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Industry Standards Primary Guide to Determine Preferential Transfers
Description Debtor construction company paid one supplier shortly before bankruptcy. Whether the payment was to be avoided as a preferential transfer would depend primarily on industry standards, not the ordinary course of business.
Topic Bankruptcy
Key Words Ordinary Course of Business, Preferential Transfer
C A S E   S U M M A R Y
Facts Florida Mining (FM) regularly sold concrete to A.W., a construction company. A.W. bounced a check to FM on March 5 to cover February deliveries, but made good on the check on March 10. On May 3, A.W. filed for bankruptcy. The "trustee filed a complaint in the bankruptcy court seeking to avoid the March 10 payment as a preferential transfer." Bankruptcy and district court held that "the transfer was made in the ordinary course of business between the parties and was not the result of extraordinary collection efforts." This exception depends "upon the debtor's internal operations and the circumstances of the transaction in question, not industry standards." Trustee appealed.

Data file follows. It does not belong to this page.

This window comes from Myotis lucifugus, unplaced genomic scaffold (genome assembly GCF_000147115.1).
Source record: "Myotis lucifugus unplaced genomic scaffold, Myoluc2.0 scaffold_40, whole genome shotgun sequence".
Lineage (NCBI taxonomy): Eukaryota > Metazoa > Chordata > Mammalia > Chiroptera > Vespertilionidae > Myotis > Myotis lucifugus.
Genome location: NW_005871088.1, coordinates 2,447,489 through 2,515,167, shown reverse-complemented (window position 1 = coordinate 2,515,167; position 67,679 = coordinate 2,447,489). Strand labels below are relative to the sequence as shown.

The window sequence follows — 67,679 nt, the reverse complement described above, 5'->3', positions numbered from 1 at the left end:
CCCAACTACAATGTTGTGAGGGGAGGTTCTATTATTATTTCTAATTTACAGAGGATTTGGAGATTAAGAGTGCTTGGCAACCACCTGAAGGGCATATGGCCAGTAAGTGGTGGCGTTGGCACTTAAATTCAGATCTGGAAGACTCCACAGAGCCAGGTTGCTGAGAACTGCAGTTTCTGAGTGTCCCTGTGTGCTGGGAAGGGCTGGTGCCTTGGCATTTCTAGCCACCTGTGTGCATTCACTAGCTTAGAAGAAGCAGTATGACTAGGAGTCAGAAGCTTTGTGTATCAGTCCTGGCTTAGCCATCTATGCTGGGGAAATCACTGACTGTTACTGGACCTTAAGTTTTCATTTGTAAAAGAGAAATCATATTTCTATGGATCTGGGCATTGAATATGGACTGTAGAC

Court of Appeals Decision Reversed and remanded. The issue of whether the Trustee could avoid the disputed transfer "requires bankruptcy courts to consult industry standards in classifying a disputed transfer." This does not mean that the transfer may be avoided, but that the court will look to industry standards for primary guidance. Most circuits have held this to be the rule.
Citation A.W. & Associates, Inc. v. Florida Mining and Materials,, 1998 WL 115771 (11th Cir.)
136 F. 3d 1439 (11th Cir., 1998)

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